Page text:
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19 March, 2000

We arrived in Palmer Station at 0900 this morning. It is cloudy but the temperature is still holding at about 1 degree. The morning

hours were occupied with rearranging equipment on the deck and packing samples. There was time in the afternoon for a trip to Bonaparte Island. This island is located directly across a small inlet from Palmer Station and can be reached by walking up across and down the glacier or by pulling yourself across the inlet on a zip

line trolley.

Bonaparte Island is the home to countless seals: Fur Seals, Weddell Seals, and Elephant Seals. We spent three hours just observing their antics.

Fur Seals are found on almost all of the Antarctic islands

and in large numbers on many of them. Fur Seals breed in harems and the males are very protective and aggressive. Many scientists have the scars of coming too close to fur seals. Pups are born in December. These seals have a diet of squid, fish and krill.

Weddell Seals are a fat seal. They are found throughout the Antarctic and farther south than any mammal except man. Their pups are born in September and October in colonies near cracks and holes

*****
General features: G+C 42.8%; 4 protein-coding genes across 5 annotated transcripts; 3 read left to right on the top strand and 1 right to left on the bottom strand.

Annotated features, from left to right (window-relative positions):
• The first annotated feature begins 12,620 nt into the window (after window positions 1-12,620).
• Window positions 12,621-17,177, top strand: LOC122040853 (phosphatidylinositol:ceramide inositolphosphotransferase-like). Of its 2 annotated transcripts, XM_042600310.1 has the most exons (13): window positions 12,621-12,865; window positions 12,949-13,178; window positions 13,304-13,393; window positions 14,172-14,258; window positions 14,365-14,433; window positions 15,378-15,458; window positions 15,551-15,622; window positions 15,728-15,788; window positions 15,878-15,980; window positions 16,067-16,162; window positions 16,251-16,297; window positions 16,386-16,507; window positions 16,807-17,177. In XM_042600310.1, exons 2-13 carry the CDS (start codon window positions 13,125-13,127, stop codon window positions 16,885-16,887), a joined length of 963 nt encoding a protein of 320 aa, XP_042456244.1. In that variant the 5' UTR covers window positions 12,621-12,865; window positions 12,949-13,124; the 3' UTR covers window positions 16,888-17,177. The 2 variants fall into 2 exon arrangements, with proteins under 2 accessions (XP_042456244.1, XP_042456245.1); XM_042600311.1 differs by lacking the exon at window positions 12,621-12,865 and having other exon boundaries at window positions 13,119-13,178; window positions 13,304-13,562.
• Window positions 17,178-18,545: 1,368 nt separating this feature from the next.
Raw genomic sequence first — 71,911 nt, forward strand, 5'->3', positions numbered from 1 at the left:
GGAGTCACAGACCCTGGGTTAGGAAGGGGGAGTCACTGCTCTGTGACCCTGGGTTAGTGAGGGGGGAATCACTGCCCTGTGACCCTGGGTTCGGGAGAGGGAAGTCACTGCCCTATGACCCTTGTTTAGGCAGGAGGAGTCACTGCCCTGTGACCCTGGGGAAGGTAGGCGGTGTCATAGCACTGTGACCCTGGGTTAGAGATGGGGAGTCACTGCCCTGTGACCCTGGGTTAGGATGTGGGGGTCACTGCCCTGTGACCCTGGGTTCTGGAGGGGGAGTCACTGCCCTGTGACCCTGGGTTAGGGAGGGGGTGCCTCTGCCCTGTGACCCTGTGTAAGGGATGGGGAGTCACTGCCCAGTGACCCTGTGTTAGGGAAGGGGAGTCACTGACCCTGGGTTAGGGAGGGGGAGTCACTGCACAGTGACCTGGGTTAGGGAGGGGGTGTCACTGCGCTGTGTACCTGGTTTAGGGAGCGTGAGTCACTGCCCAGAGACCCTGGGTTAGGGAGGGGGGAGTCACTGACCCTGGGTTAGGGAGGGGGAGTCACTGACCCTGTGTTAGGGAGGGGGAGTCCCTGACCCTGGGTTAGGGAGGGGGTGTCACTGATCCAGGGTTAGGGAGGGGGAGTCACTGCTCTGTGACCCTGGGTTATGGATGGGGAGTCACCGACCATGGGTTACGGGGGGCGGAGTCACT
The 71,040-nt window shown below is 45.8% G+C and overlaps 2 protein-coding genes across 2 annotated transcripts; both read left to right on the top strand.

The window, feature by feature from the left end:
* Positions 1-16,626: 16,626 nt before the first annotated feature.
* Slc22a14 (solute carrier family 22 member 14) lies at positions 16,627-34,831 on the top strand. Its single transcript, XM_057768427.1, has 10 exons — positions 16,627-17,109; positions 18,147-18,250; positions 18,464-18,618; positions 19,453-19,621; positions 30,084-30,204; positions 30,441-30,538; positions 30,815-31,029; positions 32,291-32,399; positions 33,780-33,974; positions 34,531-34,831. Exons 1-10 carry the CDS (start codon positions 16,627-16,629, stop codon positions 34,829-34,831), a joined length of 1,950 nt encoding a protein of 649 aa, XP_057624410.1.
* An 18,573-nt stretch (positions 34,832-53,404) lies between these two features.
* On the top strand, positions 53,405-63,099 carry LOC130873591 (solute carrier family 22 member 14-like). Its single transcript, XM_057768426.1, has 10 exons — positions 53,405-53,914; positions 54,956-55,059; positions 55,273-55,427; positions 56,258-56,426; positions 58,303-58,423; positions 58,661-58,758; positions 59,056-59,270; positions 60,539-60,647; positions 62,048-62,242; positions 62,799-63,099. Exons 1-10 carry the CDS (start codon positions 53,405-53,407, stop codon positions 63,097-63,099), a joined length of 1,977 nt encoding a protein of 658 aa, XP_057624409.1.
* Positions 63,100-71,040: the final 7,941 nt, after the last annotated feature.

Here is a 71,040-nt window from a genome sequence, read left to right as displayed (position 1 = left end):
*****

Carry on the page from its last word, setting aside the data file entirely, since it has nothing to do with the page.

in the ice which allow the mothers access to the water. These animals wear their teeth down using them to scrape away ice to keep the breathing holes open. Some Weddells dive to 60m and remain under water for over an hour. They eat fish, squid and krill.

Elephant Seals are the world's largest seal. Males can reach

3.5 metric tons and 5 meters in length. They are found on most of the Antarctic Islands and the Antarctic Peninsula. Males spend the winter at sea and first haul out in August followed by the females. The males fight to see who will become the "beachmaster" . The pups grow very quickly on their mothers milk which is 50% fat. By the

time they are weaned at 22 days they are 4 times their birth weight. These seals eat mostly squid which they have to dive below 1 km to get.

This is the nesting season for Skuas which look much like brown gulls. The Skuas had nests in the high rocks on Bonaparte Island so we had to be careful to walk on the lower rocks so as not to disturb them. The Skuas would let you know when you got too close by buzzing your head.

Our evening ended with a pizza party which included the scientists and staff from Palmer Station and the shi[

Fur Seals on Bonaparte Island

Zip line trolley to Bonaparte Island

Elephant Seals on Bonaparte Island

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